More teacher jobs to go at secondary
PUBLISHED: 18:00 21 June 2016
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A Somerset school is facing a second wave of teacher redundancies after receiving ‘no help’ from the Government over rising costs.
The Mercury understands two long-serving PE teachers will leave their roles at Kings of Wessex School in Cheddar at the end of the academic year next month, at the same time that the school’s drama department closes, a move which was announced earlier this year.
Both come as a result of financial pressures, and the school has said ‘real-term reductions in Government funding’ were to blame for the cuts.
Robin Head, of the Somerset branch of the National Union of Teachers, said the problem had hit departments teaching ‘softer subjects’ across the country, and more problems could still follow.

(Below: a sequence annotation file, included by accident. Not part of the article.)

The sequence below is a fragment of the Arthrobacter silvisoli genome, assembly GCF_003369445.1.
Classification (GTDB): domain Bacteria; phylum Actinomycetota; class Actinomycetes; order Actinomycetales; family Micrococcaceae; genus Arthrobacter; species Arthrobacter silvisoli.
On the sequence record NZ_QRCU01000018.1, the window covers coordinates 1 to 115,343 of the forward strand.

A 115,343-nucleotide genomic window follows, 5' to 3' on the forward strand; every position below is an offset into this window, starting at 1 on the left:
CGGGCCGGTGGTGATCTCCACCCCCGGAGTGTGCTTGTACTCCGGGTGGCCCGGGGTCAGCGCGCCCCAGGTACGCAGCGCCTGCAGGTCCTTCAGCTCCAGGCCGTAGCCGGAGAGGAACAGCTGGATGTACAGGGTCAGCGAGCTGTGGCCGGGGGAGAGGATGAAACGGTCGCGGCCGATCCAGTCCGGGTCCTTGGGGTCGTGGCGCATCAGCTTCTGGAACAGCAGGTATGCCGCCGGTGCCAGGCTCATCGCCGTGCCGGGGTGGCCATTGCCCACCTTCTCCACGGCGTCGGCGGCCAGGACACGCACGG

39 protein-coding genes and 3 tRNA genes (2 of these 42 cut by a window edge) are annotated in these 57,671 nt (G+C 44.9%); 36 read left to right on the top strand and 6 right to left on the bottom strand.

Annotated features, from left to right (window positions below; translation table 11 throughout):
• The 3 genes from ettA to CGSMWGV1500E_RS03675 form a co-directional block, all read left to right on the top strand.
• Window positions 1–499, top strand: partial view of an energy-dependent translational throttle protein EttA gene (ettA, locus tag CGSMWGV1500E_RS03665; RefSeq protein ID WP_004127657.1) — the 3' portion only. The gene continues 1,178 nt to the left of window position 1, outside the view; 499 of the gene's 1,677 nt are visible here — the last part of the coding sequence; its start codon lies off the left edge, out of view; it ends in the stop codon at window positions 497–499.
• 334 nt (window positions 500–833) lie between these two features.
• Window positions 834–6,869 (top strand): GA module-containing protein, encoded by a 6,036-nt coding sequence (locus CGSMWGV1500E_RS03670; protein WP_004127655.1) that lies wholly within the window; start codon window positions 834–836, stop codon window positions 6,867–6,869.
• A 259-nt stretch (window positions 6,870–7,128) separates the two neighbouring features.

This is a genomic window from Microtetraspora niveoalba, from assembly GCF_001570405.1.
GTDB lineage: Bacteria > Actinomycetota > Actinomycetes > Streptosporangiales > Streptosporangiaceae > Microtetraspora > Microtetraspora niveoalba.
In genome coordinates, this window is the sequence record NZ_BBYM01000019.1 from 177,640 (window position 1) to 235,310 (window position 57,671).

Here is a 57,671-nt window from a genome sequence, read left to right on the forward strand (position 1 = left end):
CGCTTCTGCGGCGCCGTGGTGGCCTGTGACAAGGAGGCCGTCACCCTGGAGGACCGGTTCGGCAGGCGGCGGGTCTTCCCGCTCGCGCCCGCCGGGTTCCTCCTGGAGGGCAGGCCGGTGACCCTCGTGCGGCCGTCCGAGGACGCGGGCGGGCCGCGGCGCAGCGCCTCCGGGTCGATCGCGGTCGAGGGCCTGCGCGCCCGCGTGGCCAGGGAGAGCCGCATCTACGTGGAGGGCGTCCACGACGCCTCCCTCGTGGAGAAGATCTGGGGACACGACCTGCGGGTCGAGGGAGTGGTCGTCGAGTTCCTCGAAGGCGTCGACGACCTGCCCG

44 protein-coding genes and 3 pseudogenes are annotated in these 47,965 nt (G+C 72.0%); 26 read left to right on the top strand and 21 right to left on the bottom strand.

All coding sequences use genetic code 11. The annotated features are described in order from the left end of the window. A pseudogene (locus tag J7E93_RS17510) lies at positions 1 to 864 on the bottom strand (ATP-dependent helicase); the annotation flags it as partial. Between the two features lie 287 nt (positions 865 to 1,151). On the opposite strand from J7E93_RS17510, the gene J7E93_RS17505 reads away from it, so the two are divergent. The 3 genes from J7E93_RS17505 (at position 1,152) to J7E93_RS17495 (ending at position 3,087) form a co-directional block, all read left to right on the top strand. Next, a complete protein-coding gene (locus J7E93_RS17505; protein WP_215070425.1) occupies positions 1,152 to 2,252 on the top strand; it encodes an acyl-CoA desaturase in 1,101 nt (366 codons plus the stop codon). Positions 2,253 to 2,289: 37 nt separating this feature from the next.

He said: “It’s a national issue as well as a local one. This is a real problem for a lot of secondary schools, particularly those which have sixth forms, as Kings of Wessex does.
“A number have had to make redundancies this year in the smaller subject areas because of a lack of funding from the Government.
“They are keen to point out the amount of money is the same, but the schools have had to pick up other costs like raises in pension contributions to staff and there has been no help with that at all.
“It leaves schools like Kings of Wessex struggling. But there have been other jobs coming up in the school like a head of year role which could have been filled by these teachers made redundant, rather than sourcing from the outside.
“It’s very sad that two very experienced members of staff will be leaving. DT is being hit in other schools because it’s seen as a softer subject, as are PE and drama; it’s not what schools are judged on.”
The Mercury contacted Kings of Wessex who confirmed cutbacks would be made, but declined to comment on further details.
A spokesman for the school said: “In line with many other schools, we can confirm that we have been forced to make reductions in staffing for the forthcoming academic year as a consequence of ongoing real terms reductions in Government funding for schools.”